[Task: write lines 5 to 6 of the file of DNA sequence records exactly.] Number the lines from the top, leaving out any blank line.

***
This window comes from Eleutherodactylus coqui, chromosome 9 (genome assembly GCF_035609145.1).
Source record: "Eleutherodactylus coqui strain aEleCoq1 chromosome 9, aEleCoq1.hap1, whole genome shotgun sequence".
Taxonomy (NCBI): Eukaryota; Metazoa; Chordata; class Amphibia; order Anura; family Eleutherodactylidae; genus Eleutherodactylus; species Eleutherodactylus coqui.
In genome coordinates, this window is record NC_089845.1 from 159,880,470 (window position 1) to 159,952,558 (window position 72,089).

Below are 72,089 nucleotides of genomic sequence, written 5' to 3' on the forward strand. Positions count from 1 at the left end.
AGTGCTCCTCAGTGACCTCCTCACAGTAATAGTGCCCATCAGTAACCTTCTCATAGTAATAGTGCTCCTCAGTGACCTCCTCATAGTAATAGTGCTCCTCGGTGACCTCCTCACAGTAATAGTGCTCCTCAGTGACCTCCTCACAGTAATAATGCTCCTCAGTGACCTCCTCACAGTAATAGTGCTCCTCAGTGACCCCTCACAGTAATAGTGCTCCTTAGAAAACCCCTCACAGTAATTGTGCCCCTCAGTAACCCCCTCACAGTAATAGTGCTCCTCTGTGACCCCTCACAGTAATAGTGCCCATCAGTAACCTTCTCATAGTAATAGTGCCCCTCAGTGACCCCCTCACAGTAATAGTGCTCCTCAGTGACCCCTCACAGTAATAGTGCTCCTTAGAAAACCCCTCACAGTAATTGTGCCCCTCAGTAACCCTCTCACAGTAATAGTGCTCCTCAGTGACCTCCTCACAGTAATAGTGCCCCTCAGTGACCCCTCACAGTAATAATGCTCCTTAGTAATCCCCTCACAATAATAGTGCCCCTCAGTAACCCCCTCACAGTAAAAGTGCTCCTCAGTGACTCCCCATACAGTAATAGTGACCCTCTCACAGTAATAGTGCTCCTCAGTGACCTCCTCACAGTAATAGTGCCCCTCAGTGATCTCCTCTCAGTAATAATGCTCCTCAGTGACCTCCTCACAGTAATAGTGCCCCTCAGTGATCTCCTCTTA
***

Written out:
Below are 72,089 nucleotides of genomic sequence, written 5' to 3' on the forward strand. Positions count from 1 at the left end.
AGTGCTCCTCAGTGACCTCCTCACAGTAATAGTGCCCATCAGTAACCTTCTCATAGTAATAGTGCTCCTCAGTGACCTCCTCATAGTAATAGTGCTCCTCGGTGACCTCCTCACAGTAATAGTGCTCCTCAGTGACCTCCTCACAGTAATAATGCTCCTCAGTGACCTCCTCACAGTAATAGTGCTCCTCAGTGACCCCTCACAGTAATAGTGCTCCTTAGAAAACCCCTCACAGTAATTGTGCCCCTCAGTAACCCCCTCACAGTAATAGTGCTCCTCTGTGACCCCTCACAGTAATAGTGCCCATCAGTAACCTTCTCATAGTAATAGTGCCCCTCAGTGACCCCCTCACAGTAATAGTGCTCCTCAGTGACCCCTCACAGTAATAGTGCTCCTTAGAAAACCCCTCACAGTAATTGTGCCCCTCAGTAACCCTCTCACAGTAATAGTGCTCCTCAGTGACCTCCTCACAGTAATAGTGCCCCTCAGTGACCCCTCACAGTAATAATGCTCCTTAGTAATCCCCTCACAATAATAGTGCCCCTCAGTAACCCCCTCACAGTAAAAGTGCTCCTCAGTGACTCCCCATACAGTAATAGTGACCCTCTCACAGTAATAGTGCTCCTCAGTGACCTCCTCACAGTAATAGTGCCCCTCAGTGATCTCCTCTCAGTAATAATGCTCCTCAGTGACCTCCTCACAGTAATAGTGCCCCTCAGTGATCTCCTCTTA